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Louie Cruz Beltran

Louie Cruz Beltran has crafted a musical career built upon the soulful sounds of his ethnic background and flavored with the edge of contemporary R&B, Jazz and Pop. Steeped in music from early childhood, Beltran's first memories recall his mother singing gospel and Mexican folk tunes.

“My mother was always singing and liked to play piano. There was always music in the house. She loved to sing everything from church hymns to Benny Goodman hits, but to me Mom always sounded prettiest in Spanish.”

By the time he reached the third grade, Beltran was experimenting with rhythms on the bongos and learning to play the guitar. In high school he joined The Sadistic Velvet Blues, a self-proclaimed hippie band following the influences of The Rolling Stones and Iron Butterfly.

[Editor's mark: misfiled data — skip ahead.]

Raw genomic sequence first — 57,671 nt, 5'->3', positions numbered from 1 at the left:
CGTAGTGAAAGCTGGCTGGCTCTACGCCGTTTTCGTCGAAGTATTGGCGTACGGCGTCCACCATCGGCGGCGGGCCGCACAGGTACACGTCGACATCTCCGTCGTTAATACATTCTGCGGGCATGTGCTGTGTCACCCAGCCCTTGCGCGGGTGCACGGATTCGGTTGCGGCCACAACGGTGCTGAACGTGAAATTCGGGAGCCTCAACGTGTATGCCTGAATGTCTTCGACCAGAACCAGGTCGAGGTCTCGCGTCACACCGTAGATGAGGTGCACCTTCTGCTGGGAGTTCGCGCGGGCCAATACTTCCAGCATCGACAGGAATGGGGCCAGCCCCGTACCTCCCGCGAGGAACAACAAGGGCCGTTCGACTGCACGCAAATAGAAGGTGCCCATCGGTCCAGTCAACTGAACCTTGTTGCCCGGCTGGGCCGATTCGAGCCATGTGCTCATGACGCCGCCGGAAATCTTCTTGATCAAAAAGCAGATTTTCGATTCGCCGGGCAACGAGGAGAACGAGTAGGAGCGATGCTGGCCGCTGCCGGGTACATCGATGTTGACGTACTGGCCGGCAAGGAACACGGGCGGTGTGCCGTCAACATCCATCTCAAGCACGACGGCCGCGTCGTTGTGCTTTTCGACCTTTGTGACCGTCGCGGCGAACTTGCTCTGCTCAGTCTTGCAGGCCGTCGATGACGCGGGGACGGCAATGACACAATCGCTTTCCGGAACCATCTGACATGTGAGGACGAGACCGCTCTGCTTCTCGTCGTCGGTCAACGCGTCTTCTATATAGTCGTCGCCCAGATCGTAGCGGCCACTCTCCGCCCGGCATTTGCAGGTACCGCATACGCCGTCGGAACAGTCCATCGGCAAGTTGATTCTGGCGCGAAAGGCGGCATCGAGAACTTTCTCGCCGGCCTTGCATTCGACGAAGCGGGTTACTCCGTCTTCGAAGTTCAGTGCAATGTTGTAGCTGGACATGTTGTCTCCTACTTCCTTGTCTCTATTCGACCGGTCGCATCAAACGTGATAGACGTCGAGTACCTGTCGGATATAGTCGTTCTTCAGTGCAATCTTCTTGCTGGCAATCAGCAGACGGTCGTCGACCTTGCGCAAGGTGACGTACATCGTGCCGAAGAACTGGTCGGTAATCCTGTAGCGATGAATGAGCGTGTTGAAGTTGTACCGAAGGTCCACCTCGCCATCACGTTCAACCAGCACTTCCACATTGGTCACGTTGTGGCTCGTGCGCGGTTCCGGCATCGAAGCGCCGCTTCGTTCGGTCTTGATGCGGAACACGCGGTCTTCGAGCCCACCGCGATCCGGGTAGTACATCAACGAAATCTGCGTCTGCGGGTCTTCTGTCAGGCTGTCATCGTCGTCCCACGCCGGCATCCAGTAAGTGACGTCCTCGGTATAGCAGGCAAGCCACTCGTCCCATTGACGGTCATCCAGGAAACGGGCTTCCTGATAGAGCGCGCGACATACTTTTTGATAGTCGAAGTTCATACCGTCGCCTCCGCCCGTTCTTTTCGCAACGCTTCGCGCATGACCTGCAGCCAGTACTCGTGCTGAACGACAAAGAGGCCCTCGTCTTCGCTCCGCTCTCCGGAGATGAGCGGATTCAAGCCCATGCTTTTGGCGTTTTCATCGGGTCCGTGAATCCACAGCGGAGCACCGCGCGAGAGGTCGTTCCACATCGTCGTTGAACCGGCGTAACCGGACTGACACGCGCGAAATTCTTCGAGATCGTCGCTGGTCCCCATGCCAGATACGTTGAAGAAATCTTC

However, it was the early recordings of artists such as Ray Barretto, Mongo Santa Maria and Perez Prado that sparked Louie's interest. Captivated by the Afro-Cuban beat he chose to pursue the art of percussion, specializing in the congas and timbales. “The beauty of Afro-Cuban music stole my heart,” Beltran said, “I was born to play congas. I am a rumbero.”

Beltran began his formal music education while attending Bakersfield City College in the early 1970's. He played with the Bakersfield Jazz Ensemble under the direction of Doc Woods and later worked as a percussionist on “The Writer's Album” as a member of the Cal State Jazz Ensemble under the direction of Charles Argersinger.

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